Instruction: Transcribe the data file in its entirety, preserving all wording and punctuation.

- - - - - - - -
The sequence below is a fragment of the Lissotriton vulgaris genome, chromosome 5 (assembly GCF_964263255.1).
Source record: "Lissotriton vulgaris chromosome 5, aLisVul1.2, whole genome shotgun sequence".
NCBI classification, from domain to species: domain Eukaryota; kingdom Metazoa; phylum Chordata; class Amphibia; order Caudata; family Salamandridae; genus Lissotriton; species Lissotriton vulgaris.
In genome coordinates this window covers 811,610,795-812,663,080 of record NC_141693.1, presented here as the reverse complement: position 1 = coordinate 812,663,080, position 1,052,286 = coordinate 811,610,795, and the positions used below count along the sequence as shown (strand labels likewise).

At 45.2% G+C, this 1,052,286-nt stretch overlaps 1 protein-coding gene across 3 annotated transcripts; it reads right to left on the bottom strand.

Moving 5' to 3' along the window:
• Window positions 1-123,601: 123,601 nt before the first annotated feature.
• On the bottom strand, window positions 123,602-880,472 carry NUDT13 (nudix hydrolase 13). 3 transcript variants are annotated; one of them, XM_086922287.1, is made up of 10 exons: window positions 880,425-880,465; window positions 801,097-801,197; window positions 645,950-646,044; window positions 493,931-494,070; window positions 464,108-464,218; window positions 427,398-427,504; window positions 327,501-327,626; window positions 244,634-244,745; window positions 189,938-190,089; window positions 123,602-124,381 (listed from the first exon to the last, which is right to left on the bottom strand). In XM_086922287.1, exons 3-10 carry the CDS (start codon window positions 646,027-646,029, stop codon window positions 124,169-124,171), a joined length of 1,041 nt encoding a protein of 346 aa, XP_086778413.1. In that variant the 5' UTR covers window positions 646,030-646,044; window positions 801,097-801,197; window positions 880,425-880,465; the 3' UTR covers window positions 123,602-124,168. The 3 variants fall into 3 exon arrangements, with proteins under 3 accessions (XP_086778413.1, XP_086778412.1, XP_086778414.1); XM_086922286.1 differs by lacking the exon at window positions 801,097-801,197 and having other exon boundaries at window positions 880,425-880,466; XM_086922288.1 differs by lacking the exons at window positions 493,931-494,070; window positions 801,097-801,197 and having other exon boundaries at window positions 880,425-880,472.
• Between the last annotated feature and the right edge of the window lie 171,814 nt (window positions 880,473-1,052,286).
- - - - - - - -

The sequence below is a fragment of the Lissotriton vulgaris genome, chromosome 5 (assembly GCF_964263255.1).
Source record: "Lissotriton vulgaris chromosome 5, aLisVul1.2, whole genome shotgun sequence".
NCBI classification, from domain to species: domain Eukaryota; kingdom Metazoa; phylum Chordata; class Amphibia; order Caudata; family Salamandridae; genus Lissotriton; species Lissotriton vulgaris.
In genome coordinates this window covers 811,610,795-812,663,080 of record NC_141693.1, presented here as the reverse complement: position 1 = coordinate 812,663,080, position 1,052,286 = coordinate 811,610,795, and the positions used below count along the sequence as shown (strand labels likewise).

At 45.2% G+C, this 1,052,286-nt stretch overlaps 1 protein-coding gene across 3 annotated transcripts; it reads right to left on the bottom strand.

Moving 5' to 3' along the window:
• Window positions 1-123,601: 123,601 nt before the first annotated feature.
• On the bottom strand, window positions 123,602-880,472 carry NUDT13 (nudix hydrolase 13). 3 transcript variants are annotated; one of them, XM_086922287.1, is made up of 10 exons: window positions 880,425-880,465; window positions 801,097-801,197; window positions 645,950-646,044; window positions 493,931-494,070; window positions 464,108-464,218; window positions 427,398-427,504; window positions 327,501-327,626; window positions 244,634-244,745; window positions 189,938-190,089; window positions 123,602-124,381 (listed from the first exon to the last, which is right to left on the bottom strand). In XM_086922287.1, exons 3-10 carry the CDS (start codon window positions 646,027-646,029, stop codon window positions 124,169-124,171), a joined length of 1,041 nt encoding a protein of 346 aa, XP_086778413.1. In that variant the 5' UTR covers window positions 646,030-646,044; window positions 801,097-801,197; window positions 880,425-880,465; the 3' UTR covers window positions 123,602-124,168. The 3 variants fall into 3 exon arrangements, with proteins under 3 accessions (XP_086778413.1, XP_086778412.1, XP_086778414.1); XM_086922286.1 differs by lacking the exon at window positions 801,097-801,197 and having other exon boundaries at window positions 880,425-880,466; XM_086922288.1 differs by lacking the exons at window positions 493,931-494,070; window positions 801,097-801,197 and having other exon boundaries at window positions 880,425-880,472.
• Between the last annotated feature and the right edge of the window lie 171,814 nt (window positions 880,473-1,052,286).